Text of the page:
Mars Global Surveyor Mars Orbiter Camera Release: MOC2-32A, -32B Mars Global Surveyor Mars Orbiter Camera Image ID: 562578095.3001 P030-01
CAPTIONThis portion of MOC image 3001 shows small sand dunes and a wind-eroded deposit on the floor of an impact crater located in western Arabia Terra at 4.2°N, 5.3°W. The unnamed crater, seen in the context frame (A) above, is about 33.5 kilometers (20.8 miles) across and it has a dark "splotch" of windblown material on its southwest side. This dark splotch grades into a dark streak that emanates from the crater and points toward the southwest (lower left of A). The context frame also shows a somewhat brighter deposit that occupies the northern portion of the crater floor. Similar deposits are found in other craters in this same region of Mars.
The MOC picture was taken on October 28, 1997, shortly after Mars Global Surveyor's 30th closest approach to Mars. The subframe covers an area of about 3.2 x 3.5 km (2.0 x 2.2 miles). The MOC image reveals that the deposit in the northern portion of this crater is indeed eroded and has long, straight troughs (running from lower left to upper right) with scattered small mounds or buttes among them. The floors of these troughs have small dunes or drifts of windblown material (ridges that have crests that run from upper left toward lower right) in them.
Because it has been eroded by wind, the deposit on this crater floor must either consist of fine-grained sediment such as sand and silt, or a rock easily broken down into sand-sized particles. This erosion probably provided the source for the dark material that makes up the splotch and wind streak at the crater's southwestern side. These features together indicate that the strongest winds which blow through this region come consistently from the northeast. The origin of the material that comprises the eroded deposit is unknown.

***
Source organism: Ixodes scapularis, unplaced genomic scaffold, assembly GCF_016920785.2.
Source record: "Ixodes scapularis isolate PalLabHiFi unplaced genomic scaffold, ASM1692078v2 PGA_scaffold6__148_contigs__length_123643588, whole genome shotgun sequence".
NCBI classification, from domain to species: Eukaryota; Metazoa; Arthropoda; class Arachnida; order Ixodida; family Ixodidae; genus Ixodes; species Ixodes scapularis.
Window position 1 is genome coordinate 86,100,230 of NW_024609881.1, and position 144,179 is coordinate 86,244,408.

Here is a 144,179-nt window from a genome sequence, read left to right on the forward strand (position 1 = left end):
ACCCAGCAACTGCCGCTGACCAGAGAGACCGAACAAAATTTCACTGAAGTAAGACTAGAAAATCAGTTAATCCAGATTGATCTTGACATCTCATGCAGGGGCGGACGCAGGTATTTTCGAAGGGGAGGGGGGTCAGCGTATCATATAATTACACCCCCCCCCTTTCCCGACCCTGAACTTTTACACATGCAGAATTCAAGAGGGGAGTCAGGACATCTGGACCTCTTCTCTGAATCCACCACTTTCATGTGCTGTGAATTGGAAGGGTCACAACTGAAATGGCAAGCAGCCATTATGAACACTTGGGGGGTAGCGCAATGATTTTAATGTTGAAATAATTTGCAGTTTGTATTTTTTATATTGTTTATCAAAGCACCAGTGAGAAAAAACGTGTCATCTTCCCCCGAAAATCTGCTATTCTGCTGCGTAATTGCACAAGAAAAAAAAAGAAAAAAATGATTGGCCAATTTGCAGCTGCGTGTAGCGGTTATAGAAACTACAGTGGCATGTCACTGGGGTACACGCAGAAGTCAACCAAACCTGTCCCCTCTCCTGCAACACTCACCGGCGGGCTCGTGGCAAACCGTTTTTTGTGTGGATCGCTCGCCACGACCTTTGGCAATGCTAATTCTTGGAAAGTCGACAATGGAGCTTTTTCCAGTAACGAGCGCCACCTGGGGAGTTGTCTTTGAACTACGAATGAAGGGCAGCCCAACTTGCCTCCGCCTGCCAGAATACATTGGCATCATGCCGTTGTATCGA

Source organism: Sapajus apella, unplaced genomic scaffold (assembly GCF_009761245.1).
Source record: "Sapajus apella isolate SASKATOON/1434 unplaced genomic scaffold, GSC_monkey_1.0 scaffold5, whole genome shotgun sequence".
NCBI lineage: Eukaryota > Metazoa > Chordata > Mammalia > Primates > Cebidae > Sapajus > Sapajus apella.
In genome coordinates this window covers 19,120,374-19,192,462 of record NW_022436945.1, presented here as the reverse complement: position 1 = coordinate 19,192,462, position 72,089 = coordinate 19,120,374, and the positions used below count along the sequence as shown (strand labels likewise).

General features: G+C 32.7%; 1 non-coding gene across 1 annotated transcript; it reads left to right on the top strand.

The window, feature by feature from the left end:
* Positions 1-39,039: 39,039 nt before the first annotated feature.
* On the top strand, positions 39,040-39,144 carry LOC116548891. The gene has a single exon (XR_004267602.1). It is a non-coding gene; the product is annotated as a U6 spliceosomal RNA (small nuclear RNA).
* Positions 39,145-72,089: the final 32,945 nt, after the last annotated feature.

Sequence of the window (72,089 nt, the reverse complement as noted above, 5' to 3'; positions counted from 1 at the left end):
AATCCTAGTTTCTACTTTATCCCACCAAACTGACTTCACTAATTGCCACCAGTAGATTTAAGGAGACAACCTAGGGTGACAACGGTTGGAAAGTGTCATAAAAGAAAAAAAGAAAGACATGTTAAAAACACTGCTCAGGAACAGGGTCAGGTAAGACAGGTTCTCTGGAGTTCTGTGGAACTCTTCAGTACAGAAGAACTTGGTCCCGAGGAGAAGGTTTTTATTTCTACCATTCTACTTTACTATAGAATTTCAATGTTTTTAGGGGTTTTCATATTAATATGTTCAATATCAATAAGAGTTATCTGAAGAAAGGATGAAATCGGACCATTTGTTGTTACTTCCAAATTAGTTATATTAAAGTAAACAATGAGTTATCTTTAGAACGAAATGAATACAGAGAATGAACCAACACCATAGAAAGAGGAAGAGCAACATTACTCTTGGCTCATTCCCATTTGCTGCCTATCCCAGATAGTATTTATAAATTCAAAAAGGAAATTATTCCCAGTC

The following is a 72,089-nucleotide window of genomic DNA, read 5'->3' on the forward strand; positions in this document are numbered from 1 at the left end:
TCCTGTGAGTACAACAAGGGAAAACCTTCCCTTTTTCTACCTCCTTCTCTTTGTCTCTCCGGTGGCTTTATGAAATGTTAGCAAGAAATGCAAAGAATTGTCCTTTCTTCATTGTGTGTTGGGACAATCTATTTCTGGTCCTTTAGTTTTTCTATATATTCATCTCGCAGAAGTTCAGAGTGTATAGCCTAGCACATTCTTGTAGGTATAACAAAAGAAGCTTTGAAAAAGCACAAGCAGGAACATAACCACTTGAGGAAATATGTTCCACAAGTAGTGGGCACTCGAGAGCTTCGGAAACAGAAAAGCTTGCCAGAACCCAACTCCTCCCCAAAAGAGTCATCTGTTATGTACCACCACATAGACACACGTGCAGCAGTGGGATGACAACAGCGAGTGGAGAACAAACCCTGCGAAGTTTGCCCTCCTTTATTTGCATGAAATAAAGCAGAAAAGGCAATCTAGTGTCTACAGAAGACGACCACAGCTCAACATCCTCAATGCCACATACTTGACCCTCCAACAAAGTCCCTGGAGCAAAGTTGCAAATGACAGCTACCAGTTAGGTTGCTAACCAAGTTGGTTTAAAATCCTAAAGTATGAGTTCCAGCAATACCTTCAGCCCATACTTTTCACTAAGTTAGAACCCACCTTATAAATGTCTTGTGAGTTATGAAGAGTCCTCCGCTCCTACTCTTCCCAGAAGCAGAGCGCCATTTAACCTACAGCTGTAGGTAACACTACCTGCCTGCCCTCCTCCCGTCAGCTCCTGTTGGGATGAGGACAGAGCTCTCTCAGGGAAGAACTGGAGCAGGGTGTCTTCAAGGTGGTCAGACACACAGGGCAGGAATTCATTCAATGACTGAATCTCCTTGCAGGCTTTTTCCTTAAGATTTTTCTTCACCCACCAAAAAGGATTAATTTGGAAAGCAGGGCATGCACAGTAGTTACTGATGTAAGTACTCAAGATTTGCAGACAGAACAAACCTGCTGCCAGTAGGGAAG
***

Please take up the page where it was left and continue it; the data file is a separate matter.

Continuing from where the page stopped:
The context frame (A; Viking Orbiter 1 #369S33) is the highest-resolution image obtained of this crater prior to the Mars Global Surveyor mission. At a resolution of 224 meters/pixel, it is about 45 times lower resolution than the MOC image.
The MOC subframe of #3001 was featured as Figure 3a in Malin et al., "Early Views of the Martian Surface from the Mars Orbiter Camera of Mars Global Surveyor," Science, v. 279, no. 5357, pp. 1681-1685; wherein it was erroneously stated that this image is of the floor of Crommelin Crater.
Malin Space Science Systems and the California Institute of Technology built the MOC using spare hardware from the Mars Observer mission. MSSS operates the camera from its facilities in San Diego, CA. The Jet Propulsion Laboratory's Mars Surveyor Operations Project operates the Mars Global Surveyor spacecraft with its industrial partner, Lockheed Martin Astronautics, from facilities in Pasadena, CA and Denver, CO.
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